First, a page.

Independent study and Internship guidelines

Required forms and deadlines

Open Internships
City of Tacoma - Planning     Internship is listed under “Occupational Intern, Skilled (Planning & Development Services)"

Puget Sound Regional Council - Transportation Planning


Internship search engines:

UW Tacoma Career Connections internship blog
Association of Washington Cities
University of Washington Tacoma Internship & Jobs Page
InternMatch
Internships.com
InternMatch.com

 

Step 1:  If you wish to pursue independent study or internship credits, you must first submit an Independent Study / Internship Proposal Form. Submit completed proposals to the Urban Studies Program office (PNK 300) for review by the faculty.

  ** Autumn Quarter 2014 Friday, September 5 **

  ** Winter Quarter 2015 Friday, December 5 **

  ** Spring Quarter 2015 Friday, March 13 **

Step 2:  If the faculty approve the Proposal Form, you must complete the appropriate contract form. The completed and signed form must be submitted to the Urban Studies office by the Friday of the first week of the quarter in order to ensure timely registration.

Guidelines for Specific Courses

T URB 494: Urban Research

Urban Research as a course is designed for students who want to participate in independent research. Collaboration with a faculty member on a project of mutual interest is required. Goals are to strengthen skills in research design, improve understanding of appropriate application of research techniques and methodologies, and enhance writing skills. You will meet with faculty at least once a week to develop a research topic and then evolve into independent research with regular faculty interaction. Prior to registration you are required to complete an Urban Research contract that details the learning objectives and academic requirements.

T URB 496: Community Service Project

This course is designed as a service-learning course that links academic study to community service in a manner such that each reinforces the other. By having students devise and implement a service project, the course increases skills in developing strategies and methodologies aimed at problem solving and community development. The course will improve understanding of how communities function, what problems they face, and the need for individual commitment in dealing with urban issues. It is also meant to increase awareness of civic responsibility and promote civic engagement. Open only to Urban Studies majors. Prior to registration you are required to complete a Community Service Project contract that outlines details about the learning objectives and academic requirements.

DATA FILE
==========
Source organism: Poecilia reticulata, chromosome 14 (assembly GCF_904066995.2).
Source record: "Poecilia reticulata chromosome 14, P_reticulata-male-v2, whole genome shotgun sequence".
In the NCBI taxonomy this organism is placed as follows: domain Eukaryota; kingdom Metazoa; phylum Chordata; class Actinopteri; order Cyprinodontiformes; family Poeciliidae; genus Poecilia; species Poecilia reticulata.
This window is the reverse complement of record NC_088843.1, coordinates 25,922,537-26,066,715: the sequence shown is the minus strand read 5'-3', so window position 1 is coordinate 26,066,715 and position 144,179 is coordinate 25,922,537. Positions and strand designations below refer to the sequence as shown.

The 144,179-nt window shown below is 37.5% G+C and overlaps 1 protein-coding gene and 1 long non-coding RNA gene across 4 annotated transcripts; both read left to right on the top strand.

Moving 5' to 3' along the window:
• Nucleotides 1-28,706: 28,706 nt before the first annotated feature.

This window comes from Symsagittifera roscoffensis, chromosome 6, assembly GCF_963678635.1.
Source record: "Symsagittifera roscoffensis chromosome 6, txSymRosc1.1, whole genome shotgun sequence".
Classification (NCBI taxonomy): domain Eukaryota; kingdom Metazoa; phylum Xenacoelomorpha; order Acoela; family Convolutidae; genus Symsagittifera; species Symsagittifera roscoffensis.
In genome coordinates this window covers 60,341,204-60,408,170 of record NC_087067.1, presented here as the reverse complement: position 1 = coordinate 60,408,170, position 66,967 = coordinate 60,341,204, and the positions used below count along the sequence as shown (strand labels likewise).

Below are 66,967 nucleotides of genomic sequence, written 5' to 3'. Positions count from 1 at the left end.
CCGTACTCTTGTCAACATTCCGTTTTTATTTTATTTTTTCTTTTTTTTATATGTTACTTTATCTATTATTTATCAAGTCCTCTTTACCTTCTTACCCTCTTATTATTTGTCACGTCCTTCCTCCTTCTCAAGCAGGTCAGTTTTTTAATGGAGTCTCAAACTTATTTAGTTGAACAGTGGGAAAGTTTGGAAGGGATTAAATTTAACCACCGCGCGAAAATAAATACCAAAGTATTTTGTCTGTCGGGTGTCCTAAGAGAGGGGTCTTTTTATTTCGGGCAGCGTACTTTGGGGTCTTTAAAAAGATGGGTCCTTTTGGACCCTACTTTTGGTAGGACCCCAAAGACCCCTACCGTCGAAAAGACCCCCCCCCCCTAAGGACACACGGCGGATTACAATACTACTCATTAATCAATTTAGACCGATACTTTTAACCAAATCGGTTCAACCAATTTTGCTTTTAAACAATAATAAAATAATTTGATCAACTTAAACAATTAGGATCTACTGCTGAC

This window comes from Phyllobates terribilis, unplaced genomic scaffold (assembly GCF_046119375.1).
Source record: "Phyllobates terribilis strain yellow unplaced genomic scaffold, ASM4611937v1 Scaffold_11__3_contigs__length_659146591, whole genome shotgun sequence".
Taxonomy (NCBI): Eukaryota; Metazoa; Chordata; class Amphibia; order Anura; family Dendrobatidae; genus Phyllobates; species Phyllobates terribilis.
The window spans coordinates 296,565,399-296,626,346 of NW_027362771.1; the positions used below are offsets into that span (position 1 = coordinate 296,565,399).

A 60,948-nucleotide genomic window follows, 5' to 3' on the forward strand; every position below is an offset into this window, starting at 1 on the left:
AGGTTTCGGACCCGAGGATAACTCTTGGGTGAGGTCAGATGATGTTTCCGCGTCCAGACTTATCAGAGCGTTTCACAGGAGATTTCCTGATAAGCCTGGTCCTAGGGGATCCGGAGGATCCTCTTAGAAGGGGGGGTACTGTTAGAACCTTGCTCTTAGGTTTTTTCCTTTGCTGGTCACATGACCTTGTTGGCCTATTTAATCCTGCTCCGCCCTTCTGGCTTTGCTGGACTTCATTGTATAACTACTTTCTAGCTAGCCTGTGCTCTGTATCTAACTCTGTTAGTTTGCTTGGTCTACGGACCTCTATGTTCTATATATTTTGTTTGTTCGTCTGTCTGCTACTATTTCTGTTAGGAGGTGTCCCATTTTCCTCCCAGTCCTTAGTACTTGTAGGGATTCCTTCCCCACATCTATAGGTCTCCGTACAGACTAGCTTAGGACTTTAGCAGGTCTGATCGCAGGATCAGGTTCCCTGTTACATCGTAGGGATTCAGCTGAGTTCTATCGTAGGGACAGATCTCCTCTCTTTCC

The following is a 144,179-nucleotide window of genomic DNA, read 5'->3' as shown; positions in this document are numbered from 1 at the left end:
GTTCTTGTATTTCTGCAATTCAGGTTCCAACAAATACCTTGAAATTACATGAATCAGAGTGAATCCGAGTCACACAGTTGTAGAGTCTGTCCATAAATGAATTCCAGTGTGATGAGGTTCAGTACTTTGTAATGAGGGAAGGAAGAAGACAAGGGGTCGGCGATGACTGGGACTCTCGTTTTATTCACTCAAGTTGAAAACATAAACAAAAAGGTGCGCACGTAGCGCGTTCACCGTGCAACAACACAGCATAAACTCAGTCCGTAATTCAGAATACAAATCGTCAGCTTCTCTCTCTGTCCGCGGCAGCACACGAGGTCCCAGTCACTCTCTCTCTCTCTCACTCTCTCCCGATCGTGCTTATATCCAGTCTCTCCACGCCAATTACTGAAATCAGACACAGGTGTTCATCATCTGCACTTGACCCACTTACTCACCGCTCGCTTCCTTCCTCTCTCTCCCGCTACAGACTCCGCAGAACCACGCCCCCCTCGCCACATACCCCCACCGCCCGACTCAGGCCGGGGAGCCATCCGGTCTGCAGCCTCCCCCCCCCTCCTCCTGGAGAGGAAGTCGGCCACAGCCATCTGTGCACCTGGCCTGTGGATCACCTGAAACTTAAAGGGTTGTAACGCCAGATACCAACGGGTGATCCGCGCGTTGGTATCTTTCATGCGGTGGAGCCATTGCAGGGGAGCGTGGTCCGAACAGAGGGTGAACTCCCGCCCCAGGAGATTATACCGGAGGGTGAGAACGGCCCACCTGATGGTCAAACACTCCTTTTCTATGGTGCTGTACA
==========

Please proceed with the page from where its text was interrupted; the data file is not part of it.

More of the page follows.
T URB 498: Urban Studies Internship

Internships provide students with the opportunity to apply skills and knowledge acquired in the classroom to real-world situations; increase their knowledge of practical approaches to dealing with urban problems and issues; and gain increased understanding of the manner in which policy is formulated and implemented by organizations and agencies dealing with the urban environment. Students will also learn about career choices and options while contributing to the betterment of the community. Prior to registration each student is required to complete an Urban Studies Internship contract which outlines details about the participating organization; student, faculty sponsor, and site supervisor responsibilities; learning objectives; and academic requirements. Generally, three hours of work per week is equal to one (1) credit and students are required to write a three- to five-page paper per credit for their faculty sponsor.